Okay this is my real blog post.

The last one was just some background.

I have no idea why I never liked economics before, and I appear to maybe not be passing one of the core classes for the major, even though it is basically the easiest class I have ever heard of now that i am all equipped for it (it seems like cheating! Like, I bet school would have been easier if in geography, the exams were all, "fill in the world capitals, using only this pencil and this world map.")(what else seems like cheating is we are allowed a page of notes for the final. What am I supposed to put? "look under 'stat tests' or 'stat calc' for all functions, but under 'math' to generate visuals. formulas are saved under 'mem'"?)

So, right. Economics. It's a social science, but it is nicer than the other social sciences because it has courses like Economic Justice, Economic History of the US, Money and Banking, Money and the Arts, Why Economies Succeed and Fail, Poverty and Public Policy, and so on. This, too, feels like cheating. You mean I can find all of those things out, for real, according to experts in economics and business? But those are real life things that happen in my life, not abstract things like History of Art and Visual Culture or Political Science. To be honest, I had not realized that people knew these systems cohesively. I want to know sooo much about Economic Justice, which I am taking next quarter. I am going to learn about wages, taxation, property rights, welfare programs, and globalization. I could not be more excited if it was a class about cryptids.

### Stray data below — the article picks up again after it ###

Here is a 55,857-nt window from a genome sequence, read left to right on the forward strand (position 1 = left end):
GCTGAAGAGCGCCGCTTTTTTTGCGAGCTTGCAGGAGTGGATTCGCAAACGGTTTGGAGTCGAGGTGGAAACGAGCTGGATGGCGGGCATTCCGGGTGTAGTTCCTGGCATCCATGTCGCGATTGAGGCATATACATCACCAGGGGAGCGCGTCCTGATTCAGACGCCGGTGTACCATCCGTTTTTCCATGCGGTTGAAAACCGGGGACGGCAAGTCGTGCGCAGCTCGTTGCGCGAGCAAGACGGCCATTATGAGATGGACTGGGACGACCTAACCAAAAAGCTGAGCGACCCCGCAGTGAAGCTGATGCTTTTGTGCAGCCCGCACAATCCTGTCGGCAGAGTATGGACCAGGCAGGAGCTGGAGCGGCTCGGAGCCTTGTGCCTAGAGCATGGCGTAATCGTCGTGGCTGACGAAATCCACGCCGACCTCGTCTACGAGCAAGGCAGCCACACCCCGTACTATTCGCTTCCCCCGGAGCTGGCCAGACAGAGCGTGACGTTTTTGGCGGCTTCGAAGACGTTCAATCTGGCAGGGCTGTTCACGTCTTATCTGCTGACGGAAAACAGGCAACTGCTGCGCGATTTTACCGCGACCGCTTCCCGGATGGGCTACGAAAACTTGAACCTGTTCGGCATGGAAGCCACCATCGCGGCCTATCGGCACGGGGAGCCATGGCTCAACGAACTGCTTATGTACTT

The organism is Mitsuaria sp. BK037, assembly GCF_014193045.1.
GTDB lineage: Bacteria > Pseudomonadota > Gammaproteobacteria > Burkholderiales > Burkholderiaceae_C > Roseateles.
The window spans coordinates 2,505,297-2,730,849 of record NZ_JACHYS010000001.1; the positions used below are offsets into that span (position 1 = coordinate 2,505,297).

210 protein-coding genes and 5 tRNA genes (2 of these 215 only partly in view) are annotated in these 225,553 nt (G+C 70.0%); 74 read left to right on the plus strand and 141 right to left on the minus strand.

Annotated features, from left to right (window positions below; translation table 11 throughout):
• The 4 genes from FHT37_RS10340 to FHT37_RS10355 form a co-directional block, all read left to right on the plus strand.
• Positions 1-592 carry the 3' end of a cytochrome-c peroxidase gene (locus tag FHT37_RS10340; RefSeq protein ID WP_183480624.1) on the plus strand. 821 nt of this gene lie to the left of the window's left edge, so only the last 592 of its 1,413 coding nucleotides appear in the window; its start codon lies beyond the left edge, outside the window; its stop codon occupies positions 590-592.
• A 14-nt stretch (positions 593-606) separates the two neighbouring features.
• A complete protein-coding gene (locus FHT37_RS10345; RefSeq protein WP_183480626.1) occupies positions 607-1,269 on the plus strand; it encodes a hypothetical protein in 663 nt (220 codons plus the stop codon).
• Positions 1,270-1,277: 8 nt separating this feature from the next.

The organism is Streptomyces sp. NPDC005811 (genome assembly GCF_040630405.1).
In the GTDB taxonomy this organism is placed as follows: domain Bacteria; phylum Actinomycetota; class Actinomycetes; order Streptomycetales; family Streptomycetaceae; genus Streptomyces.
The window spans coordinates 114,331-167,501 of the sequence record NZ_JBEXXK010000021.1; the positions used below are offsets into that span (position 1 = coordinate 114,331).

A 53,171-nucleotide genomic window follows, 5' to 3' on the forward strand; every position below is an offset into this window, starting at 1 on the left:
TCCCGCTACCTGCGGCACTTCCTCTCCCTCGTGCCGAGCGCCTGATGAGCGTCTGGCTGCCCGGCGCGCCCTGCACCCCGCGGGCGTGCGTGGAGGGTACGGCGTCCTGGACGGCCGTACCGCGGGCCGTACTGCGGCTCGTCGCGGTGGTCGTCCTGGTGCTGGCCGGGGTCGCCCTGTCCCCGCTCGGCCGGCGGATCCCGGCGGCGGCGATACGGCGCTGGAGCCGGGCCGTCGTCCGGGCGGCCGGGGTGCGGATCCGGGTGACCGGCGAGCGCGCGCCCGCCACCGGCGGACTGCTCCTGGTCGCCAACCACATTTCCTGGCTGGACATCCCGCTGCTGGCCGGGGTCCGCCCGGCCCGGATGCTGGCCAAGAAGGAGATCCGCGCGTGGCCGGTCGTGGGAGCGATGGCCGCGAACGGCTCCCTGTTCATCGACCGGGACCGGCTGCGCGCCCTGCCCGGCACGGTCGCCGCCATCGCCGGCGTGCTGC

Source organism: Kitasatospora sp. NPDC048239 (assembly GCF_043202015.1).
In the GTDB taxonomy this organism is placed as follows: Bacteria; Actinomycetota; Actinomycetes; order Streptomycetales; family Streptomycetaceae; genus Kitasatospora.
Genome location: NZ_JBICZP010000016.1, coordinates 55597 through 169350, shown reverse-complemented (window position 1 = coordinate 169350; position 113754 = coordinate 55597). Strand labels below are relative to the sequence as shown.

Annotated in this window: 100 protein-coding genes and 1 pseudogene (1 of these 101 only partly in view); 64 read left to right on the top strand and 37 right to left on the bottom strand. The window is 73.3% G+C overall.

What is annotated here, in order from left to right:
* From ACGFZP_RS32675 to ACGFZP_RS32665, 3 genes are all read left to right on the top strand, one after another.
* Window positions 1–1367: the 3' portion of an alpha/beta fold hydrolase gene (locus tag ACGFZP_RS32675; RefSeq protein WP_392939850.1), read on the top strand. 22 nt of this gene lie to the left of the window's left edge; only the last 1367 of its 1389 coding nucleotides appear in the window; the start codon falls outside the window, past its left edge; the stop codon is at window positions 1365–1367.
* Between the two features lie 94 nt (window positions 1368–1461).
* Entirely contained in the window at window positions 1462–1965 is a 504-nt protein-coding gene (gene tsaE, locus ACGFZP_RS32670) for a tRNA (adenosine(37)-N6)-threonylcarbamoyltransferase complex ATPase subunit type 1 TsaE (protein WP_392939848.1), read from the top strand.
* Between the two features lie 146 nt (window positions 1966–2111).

So I am not doing that well in stats, and I worked it out that if I get full points on the final I will barely pass. (Actually 3 of my 7 quizzes aren't graded so I assumed I would get the same scores as usual on them, which is not really how stats work.*)
B in section classwork
C average on quizzes
F!! on midterm
Which just leaves the final. Whee.

And I was really ambivalent about stats all quarter because What About Art? And also it seemed like a pretty hard class, but then I got a weirdly low grade on the midterm an dfreaked out and bought the textbook (I had been using the reserve copy) and got a TI instead of a casio and so for the last two weeks of class, I am shocked at how easy this is. Is this all everyone has been doing all quarter? Pressing buttons and writing down the results? That's not a real skill.

*as far as I can tell. Which, as my scores prove, is not very far.